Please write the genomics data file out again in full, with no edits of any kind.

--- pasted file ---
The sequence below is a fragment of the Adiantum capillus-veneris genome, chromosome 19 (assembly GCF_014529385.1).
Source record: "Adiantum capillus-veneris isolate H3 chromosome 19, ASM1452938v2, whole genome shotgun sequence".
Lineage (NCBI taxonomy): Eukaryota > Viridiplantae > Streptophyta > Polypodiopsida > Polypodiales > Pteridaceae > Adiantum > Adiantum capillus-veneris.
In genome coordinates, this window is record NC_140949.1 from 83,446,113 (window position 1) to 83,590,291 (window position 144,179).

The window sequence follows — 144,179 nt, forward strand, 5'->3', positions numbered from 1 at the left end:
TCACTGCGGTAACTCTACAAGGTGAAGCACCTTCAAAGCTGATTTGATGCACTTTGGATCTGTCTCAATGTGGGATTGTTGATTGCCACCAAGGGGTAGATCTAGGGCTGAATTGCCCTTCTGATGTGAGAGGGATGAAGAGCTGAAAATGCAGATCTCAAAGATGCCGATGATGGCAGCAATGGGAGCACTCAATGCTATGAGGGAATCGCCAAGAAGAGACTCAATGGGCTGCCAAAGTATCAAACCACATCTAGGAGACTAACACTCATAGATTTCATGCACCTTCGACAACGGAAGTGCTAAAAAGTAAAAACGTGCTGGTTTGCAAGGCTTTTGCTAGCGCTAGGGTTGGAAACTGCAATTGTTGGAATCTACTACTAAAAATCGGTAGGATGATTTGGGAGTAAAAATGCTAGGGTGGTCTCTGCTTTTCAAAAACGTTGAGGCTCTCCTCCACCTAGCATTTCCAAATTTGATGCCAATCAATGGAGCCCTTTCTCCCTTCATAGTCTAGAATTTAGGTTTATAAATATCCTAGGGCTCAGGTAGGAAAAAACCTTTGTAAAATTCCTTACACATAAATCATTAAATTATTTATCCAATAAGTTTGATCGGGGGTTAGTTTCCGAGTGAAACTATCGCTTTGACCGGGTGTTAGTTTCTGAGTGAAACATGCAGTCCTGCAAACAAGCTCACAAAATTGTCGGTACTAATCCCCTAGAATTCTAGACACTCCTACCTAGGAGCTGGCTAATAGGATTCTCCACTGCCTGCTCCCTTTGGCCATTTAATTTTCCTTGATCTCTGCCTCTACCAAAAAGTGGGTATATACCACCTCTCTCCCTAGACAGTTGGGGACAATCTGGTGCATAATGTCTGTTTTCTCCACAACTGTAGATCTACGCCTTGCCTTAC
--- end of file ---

The sequence below is a fragment of the Adiantum capillus-veneris genome, chromosome 19 (assembly GCF_014529385.1).
Source record: "Adiantum capillus-veneris isolate H3 chromosome 19, ASM1452938v2, whole genome shotgun sequence".
Lineage (NCBI taxonomy): Eukaryota > Viridiplantae > Streptophyta > Polypodiopsida > Polypodiales > Pteridaceae > Adiantum > Adiantum capillus-veneris.
In genome coordinates, this window is record NC_140949.1 from 83,446,113 (window position 1) to 83,590,291 (window position 144,179).

The window sequence follows — 144,179 nt, forward strand, 5'->3', positions numbered from 1 at the left end:
TCACTGCGGTAACTCTACAAGGTGAAGCACCTTCAAAGCTGATTTGATGCACTTTGGATCTGTCTCAATGTGGGATTGTTGATTGCCACCAAGGGGTAGATCTAGGGCTGAATTGCCCTTCTGATGTGAGAGGGATGAAGAGCTGAAAATGCAGATCTCAAAGATGCCGATGATGGCAGCAATGGGAGCACTCAATGCTATGAGGGAATCGCCAAGAAGAGACTCAATGGGCTGCCAAAGTATCAAACCACATCTAGGAGACTAACACTCATAGATTTCATGCACCTTCGACAACGGAAGTGCTAAAAAGTAAAAACGTGCTGGTTTGCAAGGCTTTTGCTAGCGCTAGGGTTGGAAACTGCAATTGTTGGAATCTACTACTAAAAATCGGTAGGATGATTTGGGAGTAAAAATGCTAGGGTGGTCTCTGCTTTTCAAAAACGTTGAGGCTCTCCTCCACCTAGCATTTCCAAATTTGATGCCAATCAATGGAGCCCTTTCTCCCTTCATAGTCTAGAATTTAGGTTTATAAATATCCTAGGGCTCAGGTAGGAAAAAACCTTTGTAAAATTCCTTACACATAAATCATTAAATTATTTATCCAATAAGTTTGATCGGGGGTTAGTTTCCGAGTGAAACTATCGCTTTGACCGGGTGTTAGTTTCTGAGTGAAACATGCAGTCCTGCAAACAAGCTCACAAAATTGTCGGTACTAATCCCCTAGAATTCTAGACACTCCTACCTAGGAGCTGGCTAATAGGATTCTCCACTGCCTGCTCCCTTTGGCCATTTAATTTTCCTTGATCTCTGCCTCTACCAAAAAGTGGGTATATACCACCTCTCTCCCTAGACAGTTGGGGACAATCTGGTGCATAATGTCTGTTTTCTCCACAACTGTAGATCTACGCCTTGCCTTAC